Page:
NATIONAL COOK A SWEET POTATO DAY
Across the United States, National Cook A Sweet Potato Day on February 22nd celebrates a root vegetable packed with flavor and a bit of history, too. The sweet potato is eaten and loved, each day, by millions of people across the nation.
Either Central America or South America is thought to be the center of origin and domestication of sweet potatoes. In Central America, sweet potatoes were domesticated at least 5,000 years ago. Peruvian sweet potato remnants dating as far back as 8,000 BC have been found in South America.
The sweet potato is an excellent source of vitamin A, which supports good vision, the immune system, and bone growth. Sweet potatoes are a good source of vitamin B-6, magnesium, and vitamin C. It’s also great for the complexion.
While many Americans confuse the sweet potato with a yam, the two are different. A yam is a starchy tuber while the sweet potato is truly a sweet root vegetable. The sweet potato also comes in a variety of sizes and colors, including pale to bright orange, white, and purple. High in fiber and low in fat and calories, this root vegetable is a healthful alternative to snack foods when prepared without added butter, sugar, or salt.
Unlike other potatoes, sweet potatoes like long, hot growing seasons. This might explain why it is the state vegetable of North Carolina.
When storing your sweet potatoes, keep them in a cool, dry place. However, don’t refrigerate them unless they’re cooked. Refrigeration will give them a bitter taste, ruining their sweet flavor. Cooks find numerous ways to experiment with sweet potatoes, too!
HOW TO OBSERVE #CookASweetPotatoDay
No matter how you cook a sweet potato, be sure to invite someone to share it with you. What’s your favorite meal of the day? Then make a sweet potato dish! Breakfast, lunch, supper or dessert call for sweet potatoes in some form. While you’re celebrating, share your favorite dishes with us. We even have a few for you to try:
Use #CookASweetPotatoDay to post on social media.
NATIONAL COOK A SWEET POTATO DAY HISTORY
National Day Calendar continues to research the origins of this sweet potato cooking challenge.
NATIONAL MARGARITA DAY
National Margarita Day on February 22nd rims a glass with salt and serves up a beverage that tastes like the summer sun.
Known to be the most common tequila-based cocktail served in the United States, the margarita is a cocktail that consists of tequila, triple sec, and lime or lemon juice. A key ingredient is the freshly squeezed lime juice. In the United States, the most common lime is the thick-skinned Persian lime. When margaritas are made with lemons, they have a much softer taste.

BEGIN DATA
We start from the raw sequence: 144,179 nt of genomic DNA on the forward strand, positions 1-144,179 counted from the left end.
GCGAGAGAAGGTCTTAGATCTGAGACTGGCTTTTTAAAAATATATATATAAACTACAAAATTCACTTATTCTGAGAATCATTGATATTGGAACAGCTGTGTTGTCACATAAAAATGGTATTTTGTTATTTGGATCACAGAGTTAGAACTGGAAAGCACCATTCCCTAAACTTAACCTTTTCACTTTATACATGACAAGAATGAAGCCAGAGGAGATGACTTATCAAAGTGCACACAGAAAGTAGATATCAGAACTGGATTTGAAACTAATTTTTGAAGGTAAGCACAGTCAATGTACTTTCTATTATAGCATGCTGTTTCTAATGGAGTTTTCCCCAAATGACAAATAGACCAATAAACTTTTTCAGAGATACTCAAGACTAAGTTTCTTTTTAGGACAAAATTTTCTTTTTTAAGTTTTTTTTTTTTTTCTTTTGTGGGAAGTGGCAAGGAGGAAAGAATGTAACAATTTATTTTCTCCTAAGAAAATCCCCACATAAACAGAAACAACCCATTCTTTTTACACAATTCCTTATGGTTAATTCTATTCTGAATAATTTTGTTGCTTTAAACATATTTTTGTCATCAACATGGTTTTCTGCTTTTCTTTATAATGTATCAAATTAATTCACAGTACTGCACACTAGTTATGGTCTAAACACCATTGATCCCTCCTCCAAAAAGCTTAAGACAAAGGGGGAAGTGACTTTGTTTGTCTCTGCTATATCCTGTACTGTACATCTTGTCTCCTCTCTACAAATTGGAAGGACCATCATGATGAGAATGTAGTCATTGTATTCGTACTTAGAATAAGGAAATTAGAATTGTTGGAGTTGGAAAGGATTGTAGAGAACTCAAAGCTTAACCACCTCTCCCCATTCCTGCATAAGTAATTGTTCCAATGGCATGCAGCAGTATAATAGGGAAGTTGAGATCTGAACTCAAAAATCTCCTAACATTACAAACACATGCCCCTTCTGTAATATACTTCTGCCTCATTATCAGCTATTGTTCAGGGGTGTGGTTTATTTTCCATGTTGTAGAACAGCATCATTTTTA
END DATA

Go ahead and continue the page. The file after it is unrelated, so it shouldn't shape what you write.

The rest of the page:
When it comes to sorting out the legends associated with the origin of the margarita, there are many. Two things are certain; the cocktail included tequila, and the bartender edged the rim of the glass with salt. In Mexico, when drinking straight tequila (especially if the quality was bad), the best course of action was to down it in one swallow, suck on a wedge of lime and lick a dash of salt off the back of your hand.
It makes sense that the salt followed the lime and the tequila to the margarita glass. Today, lime is not the only flavor of margarita, and the specialists behind the bar have gotten creative mixing dried herbs, infused sugars, and exotic salts to enhance both the presentation of the glass and the flavor of the cocktail.
Margaritas can be served on the rocks (shaken with ice), frozen (blended with ice), or straight up (without ice).
There are many different stories and myths, beginning as early as 1938, as to how and when the margarita was created.
In the December 1953 issue of Esquire magazine, the margarita cocktail was the “Drink of the Month.” The recipe as printed was:
- 1 ounce tequila
- Dash of Triple Sec
- Juice of 1/2 lime or lemon
Pour over crushed ice, stir. Rub the rim of a stem glass with a rind of lemon or lime, spin in salt—pour, and sip. (Wikipedia)
The margarita was further popularized with the 1977 release of Jimmy Buffett’s song “Margaritaville.”
HOW TO OBSERVE #NationalMargaritaDay
Mix up a margarita at home or as your favorite bartender to make you one. What’s your favorite flavor? Find your Margarita Day deals by visiting our Celebration Deals page.
Let us know using #NationalMargaritaDay to post on social media. Remember, always drink responsibly and never drink and drive.
NATIONAL MARGARITA DAY HISTORY
National Margarita Day is claimed to have been founded by a few dozen bartenders, so it’s hard to trace its exact origin.
In 2017, National Day Calendar® began celebrating each state in the order they entered the union starting the week of Independence Day and ending with Hawaii. We highlight a small part of each states’ history, foods and the people who make up the state. Many states have their own state celebrations, and National Day Calendar’s observances in no way replace them. There’s so much more to explore, we can’t help but celebrate our beautiful country even more!
NATIONAL CALIFORNIA DAY
On February 22nd, National California Day recognizes the Golden State.
For more than a century, Spanish missionaries settled in California. Manifest Destiny and the Mexican-American War would play a pivotal role in making California a U.S. Territory. Under the Treaty of Guadalupe Hidalgo, Mexico sold California along with its territories north of the Rio Grande for 15 million dollars.
Only days before the treaty was signed, gold was found at Sutter’s Mill in the Sierra Nevada Mountains. The gold rush of 1849 would set off an era of settlement unlike any a new territory had ever seen. On September 9, 1850, two years after the gold rush began, California became the 31st state.
While many think of sunny beaches and orange groves, California has a diverse climate. Each region boasts an opportunity for seasonal outdoor adventures. Whether surfing or downhill skiing is on the agenda, it’s sure to be found. If hiking among giant redwoods or touring historic missions is more to your liking, you’ll discover it here.
Of course, we can’t overlook Northern California’s wine country. Beautiful road trips and wine tastings along the magnificent Napa Valley or Sonoma County are a must for wine lovers.
Swimmin’ pools and movie stars, Califonia has those in large numbers. While moving pictures weren’t born in California, Hollywood sure made them flourish. By the turn of the 20th century, Hollywood built a foundation of movie studios that continued to grow and many of which still exist today.
HOW TO OBSERVE #NationalCaliforniaDay